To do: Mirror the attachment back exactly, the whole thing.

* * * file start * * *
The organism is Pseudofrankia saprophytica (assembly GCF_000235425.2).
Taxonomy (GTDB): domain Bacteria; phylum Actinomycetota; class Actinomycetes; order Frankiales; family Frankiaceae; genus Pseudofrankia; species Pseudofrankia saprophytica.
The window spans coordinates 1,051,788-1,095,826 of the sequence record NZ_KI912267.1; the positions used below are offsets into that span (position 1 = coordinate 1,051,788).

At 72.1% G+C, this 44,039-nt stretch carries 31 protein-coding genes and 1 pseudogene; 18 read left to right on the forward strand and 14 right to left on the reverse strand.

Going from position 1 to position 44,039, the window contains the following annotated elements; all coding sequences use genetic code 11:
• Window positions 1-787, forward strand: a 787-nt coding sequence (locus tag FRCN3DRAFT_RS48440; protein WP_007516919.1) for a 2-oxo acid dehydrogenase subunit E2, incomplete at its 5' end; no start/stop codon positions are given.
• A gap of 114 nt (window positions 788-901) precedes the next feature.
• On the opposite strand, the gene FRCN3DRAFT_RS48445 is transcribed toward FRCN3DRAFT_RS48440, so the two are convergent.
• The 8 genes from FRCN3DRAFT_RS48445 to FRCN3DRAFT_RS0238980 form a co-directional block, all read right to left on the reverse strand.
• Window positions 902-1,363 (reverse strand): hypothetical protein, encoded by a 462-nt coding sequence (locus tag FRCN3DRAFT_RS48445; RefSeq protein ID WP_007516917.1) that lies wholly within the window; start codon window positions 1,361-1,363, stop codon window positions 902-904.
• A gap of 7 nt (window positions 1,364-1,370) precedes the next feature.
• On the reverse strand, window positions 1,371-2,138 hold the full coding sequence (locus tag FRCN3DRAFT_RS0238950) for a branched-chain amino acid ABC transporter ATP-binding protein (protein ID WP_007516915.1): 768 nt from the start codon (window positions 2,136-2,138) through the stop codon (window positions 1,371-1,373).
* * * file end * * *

The organism is Pseudofrankia saprophytica (assembly GCF_000235425.2).
Taxonomy (GTDB): domain Bacteria; phylum Actinomycetota; class Actinomycetes; order Frankiales; family Frankiaceae; genus Pseudofrankia; species Pseudofrankia saprophytica.
The window spans coordinates 1,051,788-1,095,826 of the sequence record NZ_KI912267.1; the positions used below are offsets into that span (position 1 = coordinate 1,051,788).

At 72.1% G+C, this 44,039-nt stretch carries 31 protein-coding genes and 1 pseudogene; 18 read left to right on the forward strand and 14 right to left on the reverse strand.

Going from position 1 to position 44,039, the window contains the following annotated elements; all coding sequences use genetic code 11:
• Window positions 1-787, forward strand: a 787-nt coding sequence (locus tag FRCN3DRAFT_RS48440; protein WP_007516919.1) for a 2-oxo acid dehydrogenase subunit E2, incomplete at its 5' end; no start/stop codon positions are given.
• A gap of 114 nt (window positions 788-901) precedes the next feature.
• On the opposite strand, the gene FRCN3DRAFT_RS48445 is transcribed toward FRCN3DRAFT_RS48440, so the two are convergent.
• The 8 genes from FRCN3DRAFT_RS48445 to FRCN3DRAFT_RS0238980 form a co-directional block, all read right to left on the reverse strand.
• Window positions 902-1,363 (reverse strand): hypothetical protein, encoded by a 462-nt coding sequence (locus tag FRCN3DRAFT_RS48445; RefSeq protein ID WP_007516917.1) that lies wholly within the window; start codon window positions 1,361-1,363, stop codon window positions 902-904.
• A gap of 7 nt (window positions 1,364-1,370) precedes the next feature.
• On the reverse strand, window positions 1,371-2,138 hold the full coding sequence (locus tag FRCN3DRAFT_RS0238950) for a branched-chain amino acid ABC transporter ATP-binding protein (protein ID WP_007516915.1): 768 nt from the start codon (window positions 2,136-2,138) through the stop codon (window positions 1,371-1,373).